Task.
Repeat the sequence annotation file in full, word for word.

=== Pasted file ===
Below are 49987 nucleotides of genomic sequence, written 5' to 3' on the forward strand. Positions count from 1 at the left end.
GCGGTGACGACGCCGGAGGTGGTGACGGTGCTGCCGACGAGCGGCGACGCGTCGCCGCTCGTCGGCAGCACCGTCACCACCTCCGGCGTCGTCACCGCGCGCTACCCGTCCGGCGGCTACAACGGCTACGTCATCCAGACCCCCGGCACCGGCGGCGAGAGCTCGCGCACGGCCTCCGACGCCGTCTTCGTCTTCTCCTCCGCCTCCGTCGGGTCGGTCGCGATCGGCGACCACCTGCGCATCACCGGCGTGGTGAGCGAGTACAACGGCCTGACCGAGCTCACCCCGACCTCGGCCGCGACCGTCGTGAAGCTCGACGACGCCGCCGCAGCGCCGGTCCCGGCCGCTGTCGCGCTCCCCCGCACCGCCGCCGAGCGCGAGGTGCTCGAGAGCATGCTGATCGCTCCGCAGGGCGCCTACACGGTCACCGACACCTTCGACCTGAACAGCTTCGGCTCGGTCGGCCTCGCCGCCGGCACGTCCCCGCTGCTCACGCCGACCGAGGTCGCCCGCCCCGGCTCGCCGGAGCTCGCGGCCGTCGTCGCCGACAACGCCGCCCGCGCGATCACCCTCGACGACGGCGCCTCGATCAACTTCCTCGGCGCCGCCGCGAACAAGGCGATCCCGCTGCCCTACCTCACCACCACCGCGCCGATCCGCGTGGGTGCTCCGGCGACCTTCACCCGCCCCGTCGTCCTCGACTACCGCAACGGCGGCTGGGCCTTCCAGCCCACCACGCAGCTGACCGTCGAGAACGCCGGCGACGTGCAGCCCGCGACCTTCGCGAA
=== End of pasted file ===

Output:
Below are 49987 nucleotides of genomic sequence, written 5' to 3' on the forward strand. Positions count from 1 at the left end.
GCGGTGACGACGCCGGAGGTGGTGACGGTGCTGCCGACGAGCGGCGACGCGTCGCCGCTCGTCGGCAGCACCGTCACCACCTCCGGCGTCGTCACCGCGCGCTACCCGTCCGGCGGCTACAACGGCTACGTCATCCAGACCCCCGGCACCGGCGGCGAGAGCTCGCGCACGGCCTCCGACGCCGTCTTCGTCTTCTCCTCCGCCTCCGTCGGGTCGGTCGCGATCGGCGACCACCTGCGCATCACCGGCGTGGTGAGCGAGTACAACGGCCTGACCGAGCTCACCCCGACCTCGGCCGCGACCGTCGTGAAGCTCGACGACGCCGCCGCAGCGCCGGTCCCGGCCGCTGTCGCGCTCCCCCGCACCGCCGCCGAGCGCGAGGTGCTCGAGAGCATGCTGATCGCTCCGCAGGGCGCCTACACGGTCACCGACACCTTCGACCTGAACAGCTTCGGCTCGGTCGGCCTCGCCGCCGGCACGTCCCCGCTGCTCACGCCGACCGAGGTCGCCCGCCCCGGCTCGCCGGAGCTCGCGGCCGTCGTCGCCGACAACGCCGCCCGCGCGATCACCCTCGACGACGGCGCCTCGATCAACTTCCTCGGCGCCGCCGCGAACAAGGCGATCCCGCTGCCCTACCTCACCACCACCGCGCCGATCCGCGTGGGTGCTCCGGCGACCTTCACCCGCCCCGTCGTCCTCGACTACCGCAACGGCGGCTGGGCCTTCCAGCCCACCACGCAGCTGACCGTCGAGAACGCCGGCGACGTGCAGCCCGCGACCTTCGCGAA